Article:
Section seven concerns improving “statistical monitoring and law enforcement supervision” to “ensure the smooth development of ecological civilization”, aiming to use advanced data techniques to “establish the comprehensive target system” across different energy, environment and resources fields and to “improve accuracy and timeliness, and realize information sharing”. This builds on some remarkable successes in realtime environmental transparency in China in recent years, and suggests expanding this with the use of “satellite remote sensing” for “round-the-clock monitoring on the protection of natural resources”, as well as reinforcing legal supervision, inspection and punishment of “illegal behaviors and irregularities.”

Resonating with a recent crackdown on corruption among China’s environmental officials, this section reminds them that “officials are forbidden to illegally intervene in law enforcement activities”. Taken together, these governance reforms could be crucial steps in achieving and enforcing environmental goals in China.

Part eight focuses on “accelerating the cultivation of good social morals” for promoting ecological civilisation. Despite its overtones of paternalism,  (it also contains a reference to “fostering rational and positive public opinion”, for example), it mainly refers to: environmental education in schools, communities and government; giving “full play to the role of news media”; promoting awareness about green policies and principles; fostering “green lifestyles” among the public and officials through publicity campaigns, with an emphasis on “thrifty, green and low-carbon” ways of living, and “reporting advanced models” while “exposing negative examples”.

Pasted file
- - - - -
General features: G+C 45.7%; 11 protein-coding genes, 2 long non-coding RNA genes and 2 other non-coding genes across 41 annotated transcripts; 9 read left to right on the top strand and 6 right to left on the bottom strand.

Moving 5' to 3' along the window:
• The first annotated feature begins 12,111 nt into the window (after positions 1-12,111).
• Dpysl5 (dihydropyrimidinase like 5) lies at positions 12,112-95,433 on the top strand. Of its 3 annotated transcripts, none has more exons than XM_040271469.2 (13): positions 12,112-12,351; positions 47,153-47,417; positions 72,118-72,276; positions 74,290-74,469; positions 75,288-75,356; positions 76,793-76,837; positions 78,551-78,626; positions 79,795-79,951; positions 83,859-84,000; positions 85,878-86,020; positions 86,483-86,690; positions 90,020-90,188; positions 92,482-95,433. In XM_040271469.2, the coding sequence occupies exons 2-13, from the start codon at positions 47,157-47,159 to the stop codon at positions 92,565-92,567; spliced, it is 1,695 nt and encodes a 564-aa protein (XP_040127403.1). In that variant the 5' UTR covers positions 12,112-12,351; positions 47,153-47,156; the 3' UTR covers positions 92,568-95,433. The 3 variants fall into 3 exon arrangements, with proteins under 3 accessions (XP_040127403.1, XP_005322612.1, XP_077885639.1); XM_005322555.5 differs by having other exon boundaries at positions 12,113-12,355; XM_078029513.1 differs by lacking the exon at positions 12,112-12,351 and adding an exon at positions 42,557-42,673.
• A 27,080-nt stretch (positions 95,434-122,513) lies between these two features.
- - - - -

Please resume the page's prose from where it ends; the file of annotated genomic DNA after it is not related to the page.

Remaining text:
In other words, sustainable consumption campaigns, which will be familiar to many people in advanced economies – with an encouraging focus on environmental education for officials, as well as the public.

It also strongly supports the “need to encourage active public participation”. This refers to civil society oversight of environmental regulation with a specific commitment to: accurate and timely environmental information disclosure; the expansion of the “scope” of this transparency; guaranteeing “the public right to know”; safeguarding the “environmental rights and interests of the public”; and improving “the systems of whistle blowing”, public hearings and “public environmental interest litigation”.

It promises that ecological civilisation “will expand public participation in the initiation, implementation and post-assessment of construction projects in an orderly manner” and that it will “guide all types of social organizations…to pursue healthy and orderly development and give play to the role of NGOs and volunteers”.